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Justin was four when he first met Allie. He knew right away that they were meant to be together, but he didn’t know how to say it. He liked everything about her, and he could tell she felt the same way about him. One day on the playground he told her that he knew they would be married someday. She shoved him, and he fell while she ran off crying.
At first Justin was proud of how pretty his best friend Allie was becoming, but as grade school turned to high school his feeling changed. Boys, older boys, cooler boys, began to notice her, and she had less and less time for him. She became popular while he grew increasingly awkward. She dated, she surrounded herself with friends, she became the focal point of the school’s social life. She rarely had time for Justin, but when she did it was like she had never drifted away. They were perfect together. He knew it, and at those moments, she knew it, too.
Different choices, different paths, but Justin knew he just needed to wait until Allie was ready. He watched all of her movies, even the ones where she had only one quick walk through. He knew other men found her physically attractive. So did he, but that wasn’t the point. She was his friend, and his friend happened to be a beautiful celebrity.
Over the years, Justin followed her life, both public and private. On social media he saw that Allie was into musicians. Justin had never even held a musical instrument, but he bought a guitar and some drums and several learn-to-play books.
Talent he never knew he had emerged, and Justin burst onto the local music scene. He and his band played gigs all over the city. He was especially liked for his sensitive songwriting, love songs that always rang true. He hoped Allie knew that he was writing for her.
He watched as Allie had a string of Hollywood boyfriends, high-profile messy tabloid relationships. Those guys were wrong for her. He knew it, but she seemed to have lost her way, choosing the loud boys, the rich boys, the bad boys. He felt bad for her, for the unnecessary turmoil in her life, but he understood. Now that he was “cool,” he had his choice of women, and he’d made some bad choices, too.
One evening, Justin and his newest girlfriend were lying on the sofa together when Allie’s face appeared on the TV screen. A reporter held a mic and asked Allie about her dating life.
“I’m so tired of all the actors and rockstars,” Allie said. “They’re so egotistical. I just want a nice guy who is interesting and wants to talk about more important things. Like a college professor, maybe.”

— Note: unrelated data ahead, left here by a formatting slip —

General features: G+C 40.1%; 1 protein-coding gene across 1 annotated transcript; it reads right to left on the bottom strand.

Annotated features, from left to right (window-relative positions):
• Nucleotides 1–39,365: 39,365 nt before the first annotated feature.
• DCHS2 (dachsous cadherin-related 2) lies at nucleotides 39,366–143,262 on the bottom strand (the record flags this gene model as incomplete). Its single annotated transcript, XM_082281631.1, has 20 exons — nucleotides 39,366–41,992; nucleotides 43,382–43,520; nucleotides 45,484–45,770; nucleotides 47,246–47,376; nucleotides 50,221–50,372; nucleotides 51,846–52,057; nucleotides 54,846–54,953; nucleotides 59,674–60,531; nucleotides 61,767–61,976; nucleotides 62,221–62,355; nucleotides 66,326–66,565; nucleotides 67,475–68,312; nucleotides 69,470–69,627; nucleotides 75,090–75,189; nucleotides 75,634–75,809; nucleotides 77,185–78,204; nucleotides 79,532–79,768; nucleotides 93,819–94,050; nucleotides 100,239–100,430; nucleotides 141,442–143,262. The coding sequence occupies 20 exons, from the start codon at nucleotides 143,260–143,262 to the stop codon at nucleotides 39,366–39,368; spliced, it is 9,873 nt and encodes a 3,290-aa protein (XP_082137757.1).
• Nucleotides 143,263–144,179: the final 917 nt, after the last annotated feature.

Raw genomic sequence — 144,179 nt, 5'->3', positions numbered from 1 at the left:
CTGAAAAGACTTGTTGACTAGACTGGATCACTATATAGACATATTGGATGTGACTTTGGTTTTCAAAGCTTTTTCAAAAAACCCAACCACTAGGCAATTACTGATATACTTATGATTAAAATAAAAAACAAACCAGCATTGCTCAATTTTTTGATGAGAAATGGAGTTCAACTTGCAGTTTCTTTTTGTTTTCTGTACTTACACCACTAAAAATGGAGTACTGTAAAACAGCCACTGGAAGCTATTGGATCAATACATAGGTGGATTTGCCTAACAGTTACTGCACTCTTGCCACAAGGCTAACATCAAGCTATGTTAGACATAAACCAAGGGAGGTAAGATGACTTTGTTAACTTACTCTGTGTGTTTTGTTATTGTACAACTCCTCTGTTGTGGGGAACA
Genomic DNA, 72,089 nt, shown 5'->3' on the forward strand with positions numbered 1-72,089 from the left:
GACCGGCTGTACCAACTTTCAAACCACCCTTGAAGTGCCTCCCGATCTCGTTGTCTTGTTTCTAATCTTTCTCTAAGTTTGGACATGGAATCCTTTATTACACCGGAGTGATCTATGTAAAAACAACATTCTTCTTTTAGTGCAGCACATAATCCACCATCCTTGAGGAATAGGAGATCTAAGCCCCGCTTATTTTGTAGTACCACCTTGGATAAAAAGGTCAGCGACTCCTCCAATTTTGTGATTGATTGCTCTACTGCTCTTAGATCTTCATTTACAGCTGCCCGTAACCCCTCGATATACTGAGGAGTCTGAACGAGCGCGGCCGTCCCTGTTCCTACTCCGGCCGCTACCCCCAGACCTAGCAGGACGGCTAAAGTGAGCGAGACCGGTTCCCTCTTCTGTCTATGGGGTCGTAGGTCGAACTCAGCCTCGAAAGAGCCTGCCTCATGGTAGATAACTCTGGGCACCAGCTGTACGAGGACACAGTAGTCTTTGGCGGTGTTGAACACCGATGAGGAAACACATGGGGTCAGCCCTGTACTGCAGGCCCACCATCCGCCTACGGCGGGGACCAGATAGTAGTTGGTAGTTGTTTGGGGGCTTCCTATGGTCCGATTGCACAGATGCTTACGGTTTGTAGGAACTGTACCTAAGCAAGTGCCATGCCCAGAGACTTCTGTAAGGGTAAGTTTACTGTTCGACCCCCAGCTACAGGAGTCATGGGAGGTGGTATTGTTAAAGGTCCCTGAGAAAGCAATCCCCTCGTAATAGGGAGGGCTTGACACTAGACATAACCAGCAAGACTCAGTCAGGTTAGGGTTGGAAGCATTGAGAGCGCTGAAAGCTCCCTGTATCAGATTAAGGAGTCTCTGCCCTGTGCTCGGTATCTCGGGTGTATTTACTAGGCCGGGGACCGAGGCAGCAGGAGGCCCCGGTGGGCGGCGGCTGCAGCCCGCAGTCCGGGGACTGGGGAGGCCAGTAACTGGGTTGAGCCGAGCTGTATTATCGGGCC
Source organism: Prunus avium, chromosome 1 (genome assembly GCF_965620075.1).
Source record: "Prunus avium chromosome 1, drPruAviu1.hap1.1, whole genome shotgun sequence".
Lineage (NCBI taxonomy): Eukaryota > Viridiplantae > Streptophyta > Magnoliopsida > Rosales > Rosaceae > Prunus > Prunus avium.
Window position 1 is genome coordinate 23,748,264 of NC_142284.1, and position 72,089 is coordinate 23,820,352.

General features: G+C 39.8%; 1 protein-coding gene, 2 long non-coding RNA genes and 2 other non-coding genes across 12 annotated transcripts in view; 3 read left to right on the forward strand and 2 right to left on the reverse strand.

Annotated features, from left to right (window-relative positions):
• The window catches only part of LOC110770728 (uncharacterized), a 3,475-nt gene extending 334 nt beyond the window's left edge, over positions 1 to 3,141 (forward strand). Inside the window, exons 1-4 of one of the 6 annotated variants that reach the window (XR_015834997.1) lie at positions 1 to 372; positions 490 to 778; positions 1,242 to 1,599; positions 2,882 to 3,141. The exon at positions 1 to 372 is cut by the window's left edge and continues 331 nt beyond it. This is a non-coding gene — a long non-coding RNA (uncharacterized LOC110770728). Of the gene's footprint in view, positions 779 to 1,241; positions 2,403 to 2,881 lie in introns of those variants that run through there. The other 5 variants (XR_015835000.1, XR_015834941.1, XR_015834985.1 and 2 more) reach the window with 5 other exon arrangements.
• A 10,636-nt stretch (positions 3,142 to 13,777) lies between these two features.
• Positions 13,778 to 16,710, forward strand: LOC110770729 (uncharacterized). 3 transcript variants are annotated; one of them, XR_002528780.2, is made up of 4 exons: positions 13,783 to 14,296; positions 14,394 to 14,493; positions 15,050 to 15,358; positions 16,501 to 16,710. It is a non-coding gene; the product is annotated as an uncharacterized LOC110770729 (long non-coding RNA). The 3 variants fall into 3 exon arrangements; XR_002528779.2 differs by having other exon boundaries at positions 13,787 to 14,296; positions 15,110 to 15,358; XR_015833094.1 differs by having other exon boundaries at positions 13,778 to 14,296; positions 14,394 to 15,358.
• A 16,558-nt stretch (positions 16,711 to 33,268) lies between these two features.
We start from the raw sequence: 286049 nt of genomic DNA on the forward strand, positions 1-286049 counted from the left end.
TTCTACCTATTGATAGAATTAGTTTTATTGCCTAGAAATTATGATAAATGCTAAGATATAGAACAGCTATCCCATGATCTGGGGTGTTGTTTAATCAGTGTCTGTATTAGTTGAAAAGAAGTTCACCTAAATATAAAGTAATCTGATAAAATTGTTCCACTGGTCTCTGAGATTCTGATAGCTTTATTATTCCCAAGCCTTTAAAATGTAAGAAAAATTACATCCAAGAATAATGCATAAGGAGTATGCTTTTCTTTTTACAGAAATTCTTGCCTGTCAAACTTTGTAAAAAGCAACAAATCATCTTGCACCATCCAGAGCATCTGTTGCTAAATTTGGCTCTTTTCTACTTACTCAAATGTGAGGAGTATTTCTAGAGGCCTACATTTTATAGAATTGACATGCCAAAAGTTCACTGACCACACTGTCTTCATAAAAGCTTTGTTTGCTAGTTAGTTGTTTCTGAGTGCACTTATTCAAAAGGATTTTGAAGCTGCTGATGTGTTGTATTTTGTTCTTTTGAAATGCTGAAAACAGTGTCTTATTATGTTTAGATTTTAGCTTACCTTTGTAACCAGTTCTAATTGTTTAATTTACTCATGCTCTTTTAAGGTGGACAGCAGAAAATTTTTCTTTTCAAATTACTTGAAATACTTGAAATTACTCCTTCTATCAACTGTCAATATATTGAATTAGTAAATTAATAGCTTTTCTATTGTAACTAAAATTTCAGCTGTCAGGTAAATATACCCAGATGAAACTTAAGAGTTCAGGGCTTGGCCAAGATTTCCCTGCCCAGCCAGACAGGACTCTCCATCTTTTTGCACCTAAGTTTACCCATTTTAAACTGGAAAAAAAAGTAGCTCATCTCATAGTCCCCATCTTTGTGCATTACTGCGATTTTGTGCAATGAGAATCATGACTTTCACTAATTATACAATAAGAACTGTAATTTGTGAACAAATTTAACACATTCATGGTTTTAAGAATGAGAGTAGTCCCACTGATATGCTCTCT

Justin turned to his girlfriend and told her it was time to give up the guitar and go back to college. He was surprisingly adept at the demands of higher education and soon earned a reputation for his scholarly work. He had a gift for teaching and was a highly respected teaching assistant. He devoted all of his free time to his students, providing the kind of care and attention they rarely received from professors.
The next time he saw Allie being interviewed, she told the reporter that she was tired of dating teachers and was looking for someone more introspective, perhaps a writer.
Justin thought of himself as a writer, as he had just finished his Master’s thesis, and he decided to write a book. With all that he had learned as an awkward, young teenager, and all of the insights he had gained as a writer of honest love songs, and all of the compassion he had felt as a dedicated teacher, his book offered a life-affirming story that quickly rose to the top of the bestsellers list. Almost overnight, he became an international celebrity.
One warm evening he was enjoying a glass of wine at a sidewalk cafe in Point Loma. Allie walked by carrying his book. She looked at him. With a sheepish smile, she showed him the book she held, her bookmark very near the end. He motioned to the waiter for a second glass of wine and invited her to join him.
“How’ve you been?” she asked.
“About the same. And you?”
“Pretty much the same. You know, with a few ups and downs.”
They sipped their wine, comfortable with their silence, like they’d never been apart.
“”Did you mean it,” she asked. “When you said we’d get married someday?”
“Of course. I’ve just been giving you a little time to be ready.”